New Notre Dame coach Marcus Freeman knows what he doesn’t know
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New Notre Dame coach Marcus Freeman knows what he doesn’t know

Ivan Maisel04/22/22
Article written by:Ivan MaiselIvan Maisel

Ivan_Maisel

notre dame marcus freeman
Notre Dame head coach Marcus Freeman is in his first year at the helm. (Courtesy of Notre Dame Athletics)

NOTRE DAME, Ind. – Marcus Freeman has been a head coach for five months, and he is beginning to learn what he has given up in achieving his career goal.

“I miss being in the defensive staff room,” said Freeman, named coach at Notre Dame in December, “where you can sit with a group of coaches for hours and hours and hours and watch film and be on and be off, be on and be off. Because now, when you have staff meetings, you’re always on. You have to be on.”

Freeman misses the position room.

“I was still a linebackers coach, as defensive coordinator,” Freeman said. “I miss having that group of 10 players that you’re with every day. I miss that.”

He misses, well, winning.

“I realized it halfway through spring ball,” Freeman said. “I was like, ‘Man, practices aren’t as fun when you’re the head coach.’ I was wondering why. When you become the head coach, I want the offense to do well. I want the defense to do well. So you can’t cheer when one side of the ball does well. You lose that competitive side of practice. That’s what makes practice fun, the competitive side of things. You lose that sometimes as head coach. And I miss that.”

There are no books to teach you how to be a head coach, much less a head coach at Notre Dame. Even if such a book is published (suggested title: “What to Expect When You’re Expected to Please Touchdown Jesus”), Marcus Freeman doesn’t have time to read it. He relished giving the football building Monday off; that way, he could come into his office and work uninterrupted.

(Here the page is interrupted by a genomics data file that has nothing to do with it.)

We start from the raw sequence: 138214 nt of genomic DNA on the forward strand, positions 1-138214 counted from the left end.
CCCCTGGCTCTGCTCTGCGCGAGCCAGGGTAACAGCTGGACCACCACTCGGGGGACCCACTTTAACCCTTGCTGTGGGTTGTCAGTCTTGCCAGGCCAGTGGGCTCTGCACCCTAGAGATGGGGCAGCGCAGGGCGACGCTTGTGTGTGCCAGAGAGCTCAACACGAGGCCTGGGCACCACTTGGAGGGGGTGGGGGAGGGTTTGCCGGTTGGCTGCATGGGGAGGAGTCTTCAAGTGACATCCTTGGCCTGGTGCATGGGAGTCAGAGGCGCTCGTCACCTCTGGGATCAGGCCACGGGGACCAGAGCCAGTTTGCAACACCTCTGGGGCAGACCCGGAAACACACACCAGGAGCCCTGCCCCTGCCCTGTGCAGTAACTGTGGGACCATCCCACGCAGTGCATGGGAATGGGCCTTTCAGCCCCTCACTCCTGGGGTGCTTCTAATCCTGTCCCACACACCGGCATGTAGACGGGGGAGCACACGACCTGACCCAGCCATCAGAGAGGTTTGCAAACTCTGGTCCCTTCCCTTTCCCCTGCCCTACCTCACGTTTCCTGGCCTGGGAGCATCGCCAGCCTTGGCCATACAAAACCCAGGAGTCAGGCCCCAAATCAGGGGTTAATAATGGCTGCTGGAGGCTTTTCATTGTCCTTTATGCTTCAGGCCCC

History suggests that Freeman could use such a book. The list of first-time coaches at Notre Dame since World War II: Terry Brennan, Gerry Faust, Bob Davie, Charlie Weis. Freeman is none of those men, all of whom finished with winning records and slumping shoulders.

Unlike those coaches, Freeman, the Irish defensive coordinator last season, rode into the coaching job on a wave of acclaim. The seven team captains demanded to athletic director Jack Swarbrick that the coach replacing Brian Kelly not change the locker room culture.

“ ‘This culture is as good as there is in college football. We all have friends in other places. We know it is,’ ” Swarbrick recalled being told. “That became a critical moment for me.”

Toward that end, Swarbrick wanted a coach who would keep strength coach Matt Balis and offensive coordinator Tommy Rees.

Thirty-six hours after Kelly resigned, the morning after Swarbrick interviewed Freeman, he walked into a meeting of his four-person search committee and announced, “We’ve got other interviews set up. But I can’t figure out why I’m not hiring him. You gotta help me. Tell me why I shouldn’t.”

Ron Powlus, the associate athletic director and former Irish quarterback who had begun the process urging a hard look at Cincinnati coach Luke Fickell, stared at Swarbrick for a few seconds and said, “I can’t do it.”

Freeman’s interview impressed the AD